I met Nagarajan as he was holding on to the walking chair about to cross the road with cars speeding by. It was a hot afternoon and nobody took notice of this insignificant, unemployed Indian young man who lives at the edge of society. I called out his name: “Hi, Nagarajan.” He turned his head when he heard his name. He gave me a broad smile. I told him that I would like to give him some food items. For several months I have been taking the food from the church CareBank to give to the poor, a person like him. Nagarajan met an accident few years ago and his one leg was badly crippled. I discovered that a freak accident affected his mobility severely and reduced him to poverty because he could no longer work. He told me that a stranger rented a room for him just opposite the church building. I first noticed him last year when I saw him often sitting at the corridor of a walk way alone. He wasn't begging for money. He wasn't seeking for sympathy.
After receiving the food items, he pulled me aside and told me that he would like to come to the church. I told him the he might not be able to understand the sermon in English (we converse in BM). He looked at me puzzled and asked me “you mean Jesus cannot understand my Tamil if I pray to him. I want to come to your church to sembayang.” Then it dawned on me that he wants to come to church to worship Jesus. He wants to just sembayang (worship). I stood there speechless. Nagarajan wanted to come to church not so much to listen to the sermon, he just wanted to meet Jesus to thank Him.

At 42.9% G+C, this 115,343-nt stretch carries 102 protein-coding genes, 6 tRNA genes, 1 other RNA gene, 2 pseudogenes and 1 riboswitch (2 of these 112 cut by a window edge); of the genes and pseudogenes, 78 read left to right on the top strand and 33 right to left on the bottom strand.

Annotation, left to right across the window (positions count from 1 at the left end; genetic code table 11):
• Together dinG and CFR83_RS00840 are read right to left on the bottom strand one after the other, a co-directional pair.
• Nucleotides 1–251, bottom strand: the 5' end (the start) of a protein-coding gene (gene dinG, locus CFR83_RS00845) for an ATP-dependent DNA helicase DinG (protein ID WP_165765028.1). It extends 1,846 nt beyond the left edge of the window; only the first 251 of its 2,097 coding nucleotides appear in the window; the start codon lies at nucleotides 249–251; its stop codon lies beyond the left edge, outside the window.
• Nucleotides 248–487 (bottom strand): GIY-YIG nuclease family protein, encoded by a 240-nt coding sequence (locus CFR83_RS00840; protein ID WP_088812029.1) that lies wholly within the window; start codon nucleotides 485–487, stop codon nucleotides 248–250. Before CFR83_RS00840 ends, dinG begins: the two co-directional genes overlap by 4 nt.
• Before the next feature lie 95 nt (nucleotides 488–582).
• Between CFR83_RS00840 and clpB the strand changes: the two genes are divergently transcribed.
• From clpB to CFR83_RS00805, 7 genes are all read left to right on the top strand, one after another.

Tears well up in my throat, I knew that the Holy Spirit has moved him through the ‘hesed’ (loving kindness, grace, mercy) that God has shown him through me over the months. It dawns on him that the Jesus Christians follow and preach about must be real. Why would anyone bother to talk to a person like him let alone share food items with him repeatedly? Why would anyone show him respect and treat him as a person of worth and dignity? Nagarajan knew that the Jesus I preach in my sermon on most Sundays is the God who cares for the poor. The church that I serve is located above the five foot ways (pedestrian walkways) that Nagarajan sits there every day alone. Hundreds of people would have walked past him every day.
One day as I was walking on the way out of the office complex to find a place for my lunch, I heard a loud voice calling out may name: “Pastor.” I turned around and saw Nagarajan beaming with a broad smile walking with a limp while holding on to his walking chair toward me. He was happy to see me. He didn't ask me for food or money. He was just happy to see me. I broke out with a grin as wide as the five foot ways. I am proud to be a friend of Nagarajan.